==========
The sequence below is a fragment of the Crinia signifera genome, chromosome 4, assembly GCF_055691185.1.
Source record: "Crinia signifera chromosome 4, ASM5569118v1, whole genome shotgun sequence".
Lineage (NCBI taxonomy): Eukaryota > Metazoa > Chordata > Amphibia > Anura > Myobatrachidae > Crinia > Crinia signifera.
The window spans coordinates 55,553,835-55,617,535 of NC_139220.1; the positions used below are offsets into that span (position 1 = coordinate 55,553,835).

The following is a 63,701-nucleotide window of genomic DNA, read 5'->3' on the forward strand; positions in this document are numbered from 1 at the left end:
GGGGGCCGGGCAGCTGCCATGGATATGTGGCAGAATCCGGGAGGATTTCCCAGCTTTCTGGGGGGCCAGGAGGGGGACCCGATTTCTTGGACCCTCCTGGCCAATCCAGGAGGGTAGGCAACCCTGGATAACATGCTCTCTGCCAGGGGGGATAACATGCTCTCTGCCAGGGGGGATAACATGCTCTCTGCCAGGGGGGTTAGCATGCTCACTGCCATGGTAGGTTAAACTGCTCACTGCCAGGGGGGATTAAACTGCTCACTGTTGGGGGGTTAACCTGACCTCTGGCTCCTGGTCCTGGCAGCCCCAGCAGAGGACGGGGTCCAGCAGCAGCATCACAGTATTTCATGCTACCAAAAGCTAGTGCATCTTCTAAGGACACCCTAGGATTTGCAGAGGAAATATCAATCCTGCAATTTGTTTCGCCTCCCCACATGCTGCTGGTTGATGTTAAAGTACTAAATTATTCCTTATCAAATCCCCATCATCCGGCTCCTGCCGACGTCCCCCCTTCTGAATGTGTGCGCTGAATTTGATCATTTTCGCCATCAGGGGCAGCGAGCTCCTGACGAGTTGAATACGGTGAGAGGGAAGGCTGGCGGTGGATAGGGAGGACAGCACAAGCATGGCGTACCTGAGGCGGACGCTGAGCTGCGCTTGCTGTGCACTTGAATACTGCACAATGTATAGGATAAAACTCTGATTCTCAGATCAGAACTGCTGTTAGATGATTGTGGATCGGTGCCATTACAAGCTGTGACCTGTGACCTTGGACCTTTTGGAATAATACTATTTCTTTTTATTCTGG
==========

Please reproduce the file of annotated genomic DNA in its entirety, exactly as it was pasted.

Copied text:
The sequence below is a fragment of the Crinia signifera genome, chromosome 4, assembly GCF_055691185.1.
Source record: "Crinia signifera chromosome 4, ASM5569118v1, whole genome shotgun sequence".
Lineage (NCBI taxonomy): Eukaryota > Metazoa > Chordata > Amphibia > Anura > Myobatrachidae > Crinia > Crinia signifera.
The window spans coordinates 55,553,835-55,617,535 of NC_139220.1; the positions used below are offsets into that span (position 1 = coordinate 55,553,835).

The following is a 63,701-nucleotide window of genomic DNA, read 5'->3' on the forward strand; positions in this document are numbered from 1 at the left end:
GGGGGCCGGGCAGCTGCCATGGATATGTGGCAGAATCCGGGAGGATTTCCCAGCTTTCTGGGGGGCCAGGAGGGGGACCCGATTTCTTGGACCCTCCTGGCCAATCCAGGAGGGTAGGCAACCCTGGATAACATGCTCTCTGCCAGGGGGGATAACATGCTCTCTGCCAGGGGGGATAACATGCTCTCTGCCAGGGGGGTTAGCATGCTCACTGCCATGGTAGGTTAAACTGCTCACTGCCAGGGGGGATTAAACTGCTCACTGTTGGGGGGTTAACCTGACCTCTGGCTCCTGGTCCTGGCAGCCCCAGCAGAGGACGGGGTCCAGCAGCAGCATCACAGTATTTCATGCTACCAAAAGCTAGTGCATCTTCTAAGGACACCCTAGGATTTGCAGAGGAAATATCAATCCTGCAATTTGTTTCGCCTCCCCACATGCTGCTGGTTGATGTTAAAGTACTAAATTATTCCTTATCAAATCCCCATCATCCGGCTCCTGCCGACGTCCCCCCTTCTGAATGTGTGCGCTGAATTTGATCATTTTCGCCATCAGGGGCAGCGAGCTCCTGACGAGTTGAATACGGTGAGAGGGAAGGCTGGCGGTGGATAGGGAGGACAGCACAAGCATGGCGTACCTGAGGCGGACGCTGAGCTGCGCTTGCTGTGCACTTGAATACTGCACAATGTATAGGATAAAACTCTGATTCTCAGATCAGAACTGCTGTTAGATGATTGTGGATCGGTGCCATTACAAGCTGTGACCTGTGACCTTGGACCTTTTGGAATAATACTATTTCTTTTTATTCTGG